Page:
Learn Good Customer Service Skills from Trick & Treating

by Anne Reuss

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The following is a Best of 360Connext post.

I officially stopped trick and treating (for myself) when I was 17. I almost made it to 18, but my friend and I got back in the car after we walked around the neighborhood for two minutes feeling silly so we went to Chili’s instead. True story. But I still reminisce about the days of sprinting around to see if I could get the biggest and baddest bag. I have the Halloween fever!

I remember what it was like to hope for a nice person to answer the door- someone who shared the same Halloween spirit and handed out delicious candy better than plain Baby Ruth bars.

Customers are like trick and treaters when they seek out customer support.

But there are different personas that answer the door, and I find them to be much like customer service representatives (it could just be the candy corn talking). But do read on and find out which ones work for your company. Have you thought about how your employees interact with customers? Do they have what it takes?

I know you have trained them on “best practices” but has the brand attitude stayed on course or wavered?

good customer service skills learned from trick & treating

1) The Friendly Neighbor Everyone Wants to Visit

Everybody hopes The Friendly One will be back every year. Characteristics include: answers door quickly (if not before the doorbell!), positive and cheerful, shares the Halloween spirit, and never disappoints with the quality of candy. She is attentive, making sure the trick & treaters get the same amount of candy and compliments, possibly with an extra treat.

An amazing customer service experience creates an imprint on a customer’s memory. The representative steps into character like this Netflix rep who blew up Reddit, doesn’t worry about time on call,  and is focused on delivering the best information with sincerity and delightful moments. None of that plain Snickers or Baby Ruth stuff. Sure, they’re good, but there’s a lot of them. And do they really stand out when you pour out your candy bag?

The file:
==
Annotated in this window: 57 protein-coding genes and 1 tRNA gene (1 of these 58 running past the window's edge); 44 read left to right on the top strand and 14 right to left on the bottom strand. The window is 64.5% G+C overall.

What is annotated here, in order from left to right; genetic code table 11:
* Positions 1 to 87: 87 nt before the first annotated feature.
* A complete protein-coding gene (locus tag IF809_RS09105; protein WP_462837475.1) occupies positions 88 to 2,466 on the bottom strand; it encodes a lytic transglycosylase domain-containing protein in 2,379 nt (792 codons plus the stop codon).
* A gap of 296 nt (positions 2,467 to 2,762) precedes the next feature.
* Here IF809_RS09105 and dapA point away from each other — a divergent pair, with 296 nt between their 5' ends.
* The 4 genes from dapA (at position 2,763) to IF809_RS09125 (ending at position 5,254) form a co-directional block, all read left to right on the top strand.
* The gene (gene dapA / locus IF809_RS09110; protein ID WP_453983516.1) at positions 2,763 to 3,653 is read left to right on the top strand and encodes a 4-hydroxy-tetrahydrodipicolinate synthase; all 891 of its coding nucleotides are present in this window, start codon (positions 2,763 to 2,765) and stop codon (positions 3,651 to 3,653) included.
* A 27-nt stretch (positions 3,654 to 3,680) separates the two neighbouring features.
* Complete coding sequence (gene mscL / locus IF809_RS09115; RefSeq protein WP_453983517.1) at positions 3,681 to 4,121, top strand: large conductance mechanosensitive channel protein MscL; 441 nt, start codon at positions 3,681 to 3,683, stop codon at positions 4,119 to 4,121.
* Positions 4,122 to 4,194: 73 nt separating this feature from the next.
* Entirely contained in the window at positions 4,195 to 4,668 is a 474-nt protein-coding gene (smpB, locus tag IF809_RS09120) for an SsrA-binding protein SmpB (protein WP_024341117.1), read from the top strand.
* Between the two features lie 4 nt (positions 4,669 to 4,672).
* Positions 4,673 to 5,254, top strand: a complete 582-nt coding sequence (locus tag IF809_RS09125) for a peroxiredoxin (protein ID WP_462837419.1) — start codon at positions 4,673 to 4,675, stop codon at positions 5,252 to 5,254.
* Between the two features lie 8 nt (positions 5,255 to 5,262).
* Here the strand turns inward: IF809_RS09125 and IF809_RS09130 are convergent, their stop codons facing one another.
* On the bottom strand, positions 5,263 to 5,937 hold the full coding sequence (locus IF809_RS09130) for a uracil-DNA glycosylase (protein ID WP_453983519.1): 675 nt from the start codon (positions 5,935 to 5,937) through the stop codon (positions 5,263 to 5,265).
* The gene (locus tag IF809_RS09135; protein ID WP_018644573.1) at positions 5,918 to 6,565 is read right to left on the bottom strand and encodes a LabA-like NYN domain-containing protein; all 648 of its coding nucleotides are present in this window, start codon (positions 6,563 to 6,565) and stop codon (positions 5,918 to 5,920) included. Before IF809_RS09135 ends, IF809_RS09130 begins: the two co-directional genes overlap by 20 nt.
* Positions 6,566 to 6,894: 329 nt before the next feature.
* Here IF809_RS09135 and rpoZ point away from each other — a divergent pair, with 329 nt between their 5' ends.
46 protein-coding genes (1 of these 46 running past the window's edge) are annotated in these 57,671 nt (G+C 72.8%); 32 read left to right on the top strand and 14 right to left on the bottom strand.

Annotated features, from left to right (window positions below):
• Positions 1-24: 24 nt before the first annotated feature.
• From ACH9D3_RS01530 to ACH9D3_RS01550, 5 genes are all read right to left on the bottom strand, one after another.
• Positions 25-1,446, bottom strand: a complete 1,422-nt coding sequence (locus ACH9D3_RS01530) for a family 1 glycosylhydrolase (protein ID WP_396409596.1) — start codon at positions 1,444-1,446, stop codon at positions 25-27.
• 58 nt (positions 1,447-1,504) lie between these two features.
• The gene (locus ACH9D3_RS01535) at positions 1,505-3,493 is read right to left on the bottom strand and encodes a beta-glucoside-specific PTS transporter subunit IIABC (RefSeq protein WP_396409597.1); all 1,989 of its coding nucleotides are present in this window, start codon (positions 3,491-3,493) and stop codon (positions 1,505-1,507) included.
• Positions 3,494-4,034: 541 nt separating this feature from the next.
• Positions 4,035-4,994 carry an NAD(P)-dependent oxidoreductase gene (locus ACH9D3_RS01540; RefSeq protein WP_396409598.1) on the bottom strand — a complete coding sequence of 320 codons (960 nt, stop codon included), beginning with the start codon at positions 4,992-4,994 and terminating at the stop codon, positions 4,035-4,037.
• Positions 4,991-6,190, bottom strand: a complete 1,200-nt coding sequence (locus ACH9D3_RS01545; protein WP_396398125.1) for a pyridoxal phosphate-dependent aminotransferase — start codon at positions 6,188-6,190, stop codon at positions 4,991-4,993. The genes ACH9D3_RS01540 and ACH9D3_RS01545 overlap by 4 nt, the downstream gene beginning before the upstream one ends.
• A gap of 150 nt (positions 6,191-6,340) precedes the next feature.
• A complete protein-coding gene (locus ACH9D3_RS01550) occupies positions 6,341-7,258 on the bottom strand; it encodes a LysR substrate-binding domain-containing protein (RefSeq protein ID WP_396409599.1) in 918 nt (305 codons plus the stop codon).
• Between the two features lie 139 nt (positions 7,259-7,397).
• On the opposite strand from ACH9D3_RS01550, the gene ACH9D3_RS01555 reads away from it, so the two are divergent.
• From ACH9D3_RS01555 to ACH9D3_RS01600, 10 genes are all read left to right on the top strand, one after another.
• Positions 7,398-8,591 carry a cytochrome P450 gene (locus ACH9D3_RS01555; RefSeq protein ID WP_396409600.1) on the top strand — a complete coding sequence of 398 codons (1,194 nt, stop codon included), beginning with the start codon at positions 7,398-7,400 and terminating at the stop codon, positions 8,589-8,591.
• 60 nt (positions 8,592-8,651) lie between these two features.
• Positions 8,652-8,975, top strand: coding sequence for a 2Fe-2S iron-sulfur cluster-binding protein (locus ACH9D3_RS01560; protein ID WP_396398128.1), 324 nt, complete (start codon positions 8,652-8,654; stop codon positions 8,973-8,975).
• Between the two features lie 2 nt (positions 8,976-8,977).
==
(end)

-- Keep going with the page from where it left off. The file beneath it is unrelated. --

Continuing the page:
2) The Overwhelming Granny

She can’t get enough of the trick and treaters. She might go as far to follow them back to the sidewalk or ask for pictures. While screeching “just adorable!” she pinches them on the cheeks and reminds them to come back for seconds. We know she means well, but it’s a bit pushy and just too much.

If you’re trying too hard to win over a customer’s support, or close a sale for your own benefit without considering what they really want or need, it isn’t so pleasant for the customers. You can grow sales and strengthen leads much more effectively with smart contextual marketing and targeted experiences. What about offering a variety of flavors or themed candies for different types of trick and treaters!?

3) The Cursed Teenager

He’s bored. Probably grounded or stuck at home, thinking the world is against him because his parents went out to an adult Halloween party and he got appointed with the role of giving out candy. He doesn’t really want to be there, and he’ll make sure you know it.

The customer representative who doesn’t want to be there will make it painfully obvious. He isn’t in sync with the mission statement which should be driving the customer experience. It’s time to figure out why he isn’t getting excited (could it be contagious?) or ask him to take it elsewhere. These cursed ones ruin others’ moments because they refuse to change their attitude.

4) The Lazy Zombie

This being is lazy and easily distracted.  He might be cranky or engrossed in the latest Walking Dead episode and throwing out the candy while keeping one eye on the TV (if it was Games of Thrones, that’s an exception!). But that’s if he even gets to the door in a timely manner. Hopefully he was thoughtful about keeping candy in stock! Worse, he could be one of those people who leave out a bowl of candy up for grabs (who takes “only one”?!).

Customers grow agitated every minute they spend waiting. Answering machines are painful but not as bad as ignored tweets or social mentions.Bottom line?

A bad interaction could haunt your brand. You might want to consider mystery trick & treating (going undercover) to discover how your employees actually interact with your customers. Here’s to trick and treating for good customer service skills!

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